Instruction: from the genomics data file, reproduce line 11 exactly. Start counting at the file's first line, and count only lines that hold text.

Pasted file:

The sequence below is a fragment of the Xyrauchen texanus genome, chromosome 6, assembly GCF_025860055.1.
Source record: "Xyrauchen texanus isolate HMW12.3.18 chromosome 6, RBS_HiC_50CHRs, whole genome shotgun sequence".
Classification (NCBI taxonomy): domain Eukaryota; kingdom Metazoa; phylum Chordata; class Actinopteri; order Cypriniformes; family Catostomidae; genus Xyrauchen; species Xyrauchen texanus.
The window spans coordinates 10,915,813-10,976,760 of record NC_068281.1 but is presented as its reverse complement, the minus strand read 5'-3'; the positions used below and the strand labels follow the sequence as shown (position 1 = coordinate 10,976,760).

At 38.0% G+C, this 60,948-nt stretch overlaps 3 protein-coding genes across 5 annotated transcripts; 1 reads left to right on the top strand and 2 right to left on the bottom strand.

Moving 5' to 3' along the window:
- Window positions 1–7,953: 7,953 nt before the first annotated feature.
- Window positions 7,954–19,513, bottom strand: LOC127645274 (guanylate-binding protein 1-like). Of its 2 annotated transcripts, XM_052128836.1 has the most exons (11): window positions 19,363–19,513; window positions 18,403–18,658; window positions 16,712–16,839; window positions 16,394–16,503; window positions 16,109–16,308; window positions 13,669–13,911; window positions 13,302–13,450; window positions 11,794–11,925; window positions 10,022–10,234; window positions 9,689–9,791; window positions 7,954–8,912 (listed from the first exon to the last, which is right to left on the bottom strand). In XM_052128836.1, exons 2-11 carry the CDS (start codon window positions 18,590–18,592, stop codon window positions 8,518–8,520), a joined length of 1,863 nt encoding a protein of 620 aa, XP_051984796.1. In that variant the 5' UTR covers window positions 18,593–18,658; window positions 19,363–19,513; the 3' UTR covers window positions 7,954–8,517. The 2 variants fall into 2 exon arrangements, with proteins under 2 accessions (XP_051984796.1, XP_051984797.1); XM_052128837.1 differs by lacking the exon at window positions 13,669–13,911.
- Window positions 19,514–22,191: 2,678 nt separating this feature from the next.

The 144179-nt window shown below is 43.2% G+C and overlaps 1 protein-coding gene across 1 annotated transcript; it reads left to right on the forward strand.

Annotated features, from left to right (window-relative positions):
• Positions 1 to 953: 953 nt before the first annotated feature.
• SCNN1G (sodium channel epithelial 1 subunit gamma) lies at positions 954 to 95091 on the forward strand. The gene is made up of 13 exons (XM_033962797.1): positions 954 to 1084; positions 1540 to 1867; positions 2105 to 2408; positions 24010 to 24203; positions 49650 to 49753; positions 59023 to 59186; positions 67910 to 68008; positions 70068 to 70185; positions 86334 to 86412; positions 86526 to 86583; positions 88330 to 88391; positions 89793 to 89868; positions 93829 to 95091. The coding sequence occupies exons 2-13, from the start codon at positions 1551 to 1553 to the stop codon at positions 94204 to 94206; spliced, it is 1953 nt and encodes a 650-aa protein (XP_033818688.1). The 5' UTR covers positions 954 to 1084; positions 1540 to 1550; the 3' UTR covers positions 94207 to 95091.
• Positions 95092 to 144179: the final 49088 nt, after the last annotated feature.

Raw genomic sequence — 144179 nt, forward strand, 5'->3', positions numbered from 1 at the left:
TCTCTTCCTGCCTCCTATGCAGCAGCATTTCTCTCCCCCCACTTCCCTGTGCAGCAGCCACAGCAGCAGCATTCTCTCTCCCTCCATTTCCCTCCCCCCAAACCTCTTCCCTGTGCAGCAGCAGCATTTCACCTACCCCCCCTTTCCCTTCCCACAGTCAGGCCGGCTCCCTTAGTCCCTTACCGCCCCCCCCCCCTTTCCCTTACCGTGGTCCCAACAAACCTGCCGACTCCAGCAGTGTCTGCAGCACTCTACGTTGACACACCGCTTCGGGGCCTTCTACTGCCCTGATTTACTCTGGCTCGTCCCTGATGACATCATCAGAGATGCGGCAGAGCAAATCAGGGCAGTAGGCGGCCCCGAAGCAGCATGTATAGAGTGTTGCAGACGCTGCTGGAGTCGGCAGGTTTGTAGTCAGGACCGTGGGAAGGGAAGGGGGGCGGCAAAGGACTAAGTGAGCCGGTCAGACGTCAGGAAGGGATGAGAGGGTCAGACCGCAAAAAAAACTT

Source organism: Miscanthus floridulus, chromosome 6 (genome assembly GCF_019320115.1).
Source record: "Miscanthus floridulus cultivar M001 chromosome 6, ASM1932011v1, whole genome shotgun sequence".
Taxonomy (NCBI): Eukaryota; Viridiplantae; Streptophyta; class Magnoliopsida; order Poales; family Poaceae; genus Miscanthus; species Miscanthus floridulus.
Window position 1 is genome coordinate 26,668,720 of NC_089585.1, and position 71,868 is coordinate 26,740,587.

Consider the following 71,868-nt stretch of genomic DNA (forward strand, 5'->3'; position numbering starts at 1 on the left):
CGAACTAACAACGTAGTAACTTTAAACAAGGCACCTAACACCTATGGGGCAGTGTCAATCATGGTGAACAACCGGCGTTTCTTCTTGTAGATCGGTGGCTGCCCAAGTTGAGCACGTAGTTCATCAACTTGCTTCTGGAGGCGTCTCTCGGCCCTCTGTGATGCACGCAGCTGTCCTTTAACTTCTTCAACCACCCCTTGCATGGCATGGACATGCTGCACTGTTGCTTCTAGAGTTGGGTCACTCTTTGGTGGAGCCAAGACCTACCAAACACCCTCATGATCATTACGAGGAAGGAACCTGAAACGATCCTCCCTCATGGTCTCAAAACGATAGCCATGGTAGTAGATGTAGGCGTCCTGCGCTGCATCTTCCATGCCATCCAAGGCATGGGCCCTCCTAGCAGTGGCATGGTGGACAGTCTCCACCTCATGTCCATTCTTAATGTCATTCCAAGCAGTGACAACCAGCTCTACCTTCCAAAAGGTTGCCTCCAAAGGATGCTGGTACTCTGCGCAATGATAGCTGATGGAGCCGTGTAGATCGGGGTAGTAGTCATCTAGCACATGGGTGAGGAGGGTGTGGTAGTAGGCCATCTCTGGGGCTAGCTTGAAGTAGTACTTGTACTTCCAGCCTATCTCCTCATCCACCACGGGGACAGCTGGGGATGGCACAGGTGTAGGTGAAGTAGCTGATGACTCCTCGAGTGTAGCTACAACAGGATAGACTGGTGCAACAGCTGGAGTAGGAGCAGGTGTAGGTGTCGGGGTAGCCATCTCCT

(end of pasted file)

Annotated features, from left to right (window-relative positions):